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Evert Svensson congratulates Dr. King on receiving the Nobel Peace Prize on behalf of the Christian Social Democrats and his friends in Parliament. On behalf of his organization, he also invites Dr. King to visit Sweden in connection with his visit to Oslo.
On this notecard, Dr. King outlines another thinker's views on freedom, according to the book, "Human Nature and Conduct." This is an example of one of the many notecards Dr. King kept in a cardboard filing box for reference to quotations, ideas, books and other publications, definitions, and bible verses.
King delivered this speech, in Montgomery, Alabama, in 1961, at a rally to support the Freedom Riders. King encourages them to maintain postures and attitudes of non-violence in the face of violent responses to their actions and resistance. He assures them that while they will experience a "season of suffering," the moral rightness of their cause will prevail.
This article discusses Dr. King's forthcoming visit to Russia to speak with representatives from the US and North and South Vietnam. Dr. King seeks to assist in ending the war in Vietnam; however, onlookers do not think his actions will lead to positive results.
Edward Thacker, former State Commander of the Veterans of Foreign Wars for Arkansas, expresses his disagreement with Dr. King's views on the Vietnam War. Thacker also contends that the eradication of poverty is an unrealistic goal.
Dr. Benjamin E. Mays mourns the recent deaths of Charles Drew and Carter Woodson. Both were highly acclaimed individuals, not only because of their race but also in their areas of study. Drew developed large-scale blood banks during WWI and Woodson cultivated the idea of Black History Month.
William F. Bell writes an article concerning a proposed W. E. Dubois State Memorial in Great Barrington.
Sandy F. Ray drafts a cover letter to be enclosed with the packets for Dr. King's 1967 Pilgrimage to the Holy Land.
John Gunther submits a report to the members of the Steering Committee of the Urban Coalition stating that the Urban Coalition should be concerned with issues related to education, employment and housing. The memorandum outlines the job of the Council of Local Coalitions and states that the Steering Committee may add to the Coalition's numbers at any time. Lastly, Gunther informs the members of the staffing polices explaining how staffing will be planned on a yearly basis.
Dr. King speaks on "America's Chief Moral Dilemma." He contends that the dilemma in the world is the result of three major evils: racism, poverty, and war. Dr. King encourages the audience to work toward making America a moral example for the rest of the world.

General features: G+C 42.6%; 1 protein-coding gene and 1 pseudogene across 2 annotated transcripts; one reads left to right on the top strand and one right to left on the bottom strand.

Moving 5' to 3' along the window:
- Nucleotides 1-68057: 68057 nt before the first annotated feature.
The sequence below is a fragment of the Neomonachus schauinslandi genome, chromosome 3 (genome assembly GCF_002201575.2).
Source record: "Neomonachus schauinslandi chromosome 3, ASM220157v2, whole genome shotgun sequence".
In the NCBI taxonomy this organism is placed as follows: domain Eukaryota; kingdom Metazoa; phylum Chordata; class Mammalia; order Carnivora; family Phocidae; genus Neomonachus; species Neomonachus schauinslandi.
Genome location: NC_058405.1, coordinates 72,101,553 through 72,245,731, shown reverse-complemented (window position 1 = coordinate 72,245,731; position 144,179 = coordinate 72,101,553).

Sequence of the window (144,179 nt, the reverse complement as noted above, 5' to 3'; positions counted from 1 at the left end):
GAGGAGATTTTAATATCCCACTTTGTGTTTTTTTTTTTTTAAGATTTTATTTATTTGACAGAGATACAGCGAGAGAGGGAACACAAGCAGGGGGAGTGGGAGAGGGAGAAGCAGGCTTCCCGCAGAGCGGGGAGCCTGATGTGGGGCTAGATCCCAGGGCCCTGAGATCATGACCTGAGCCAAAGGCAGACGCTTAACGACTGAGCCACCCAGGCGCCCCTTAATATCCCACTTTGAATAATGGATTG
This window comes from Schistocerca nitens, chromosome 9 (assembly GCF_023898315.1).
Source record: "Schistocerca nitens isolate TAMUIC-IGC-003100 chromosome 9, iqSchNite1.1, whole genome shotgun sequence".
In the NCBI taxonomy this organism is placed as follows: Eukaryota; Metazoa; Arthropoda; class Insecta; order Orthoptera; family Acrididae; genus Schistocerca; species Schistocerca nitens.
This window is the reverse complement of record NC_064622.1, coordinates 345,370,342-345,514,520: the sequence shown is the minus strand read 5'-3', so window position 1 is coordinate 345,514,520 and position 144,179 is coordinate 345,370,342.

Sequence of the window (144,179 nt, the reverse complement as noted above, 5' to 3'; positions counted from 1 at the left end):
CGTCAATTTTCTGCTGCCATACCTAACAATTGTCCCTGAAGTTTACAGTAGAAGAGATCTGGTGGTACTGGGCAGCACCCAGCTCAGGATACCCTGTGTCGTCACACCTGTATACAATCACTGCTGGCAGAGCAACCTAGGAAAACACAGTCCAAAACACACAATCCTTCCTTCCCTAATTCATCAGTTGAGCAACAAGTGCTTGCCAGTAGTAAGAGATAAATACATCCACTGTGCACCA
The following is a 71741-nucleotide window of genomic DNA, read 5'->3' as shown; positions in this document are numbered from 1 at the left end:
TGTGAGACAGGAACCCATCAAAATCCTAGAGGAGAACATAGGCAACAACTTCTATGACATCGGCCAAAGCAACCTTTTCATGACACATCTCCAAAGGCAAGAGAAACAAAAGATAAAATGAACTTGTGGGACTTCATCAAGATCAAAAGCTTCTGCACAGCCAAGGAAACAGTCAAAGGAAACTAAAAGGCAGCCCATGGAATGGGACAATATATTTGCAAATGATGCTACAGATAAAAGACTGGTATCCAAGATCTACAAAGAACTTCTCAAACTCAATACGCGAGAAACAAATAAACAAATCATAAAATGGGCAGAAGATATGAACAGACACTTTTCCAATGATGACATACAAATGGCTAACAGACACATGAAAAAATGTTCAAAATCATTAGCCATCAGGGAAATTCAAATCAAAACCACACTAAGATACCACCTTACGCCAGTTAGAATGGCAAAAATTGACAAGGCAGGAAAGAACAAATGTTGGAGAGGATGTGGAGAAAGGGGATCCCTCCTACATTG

This 1966 SCLC news release contains a statement from Dr. King concerning further racial violence in Birmingham, Alabama and the need for prompt action.
In this article, the council, activities, and contributions of the Urban League are discussed. Edwin C. Berry, the league's executive secretary, believes that contributions have decreased due to the league's refusal to take a stand against civil rights demonstrations. Mr. Berry is hopeful that contributors will return their support to make Chicago a "hallmark of democracy."
In this draft of an article for Coronet Magazine, Dr. King outlines the challenges that Negro college students will face after desegregation and the impact of the student movement as a whole. He argues that desegregation is not the same as integration, but that the former must happen in order for the latter to exist. Dr. King also explains that Negro students are gaining a much richer education by participating in sit-ins and other civil rights demonstrations, which will prepare them for society once desegregation is a reality.
The program chairman for the Bucks County World Peace Fair invites Mr. and Mrs. King to speak on behalf of the Civil Rights movement. The event will be held on September 12, 1964.
Mr. Woodbeck invites Dr. King to be an honorary member of the National Association of Negro Musicians. For Dr. King’s review, several letters are enclosed complimenting the organization on their work and contribution to society.
Miss Larkin, a disgruntled landlord, expresses her concern for Dr. King's initiative against slum lords. She feels his war on slum lords is a bit misguided in that it takes responsibility and accountability away from those she calls slum tenants.
Bucknell University Department of Philosophy Chairman Preston Warren, a supporter of Dr. King and the SCLC, reduces his usual $5 contribution to $1 because of his disagreements with Dr. King's stance against the war in Vietnam.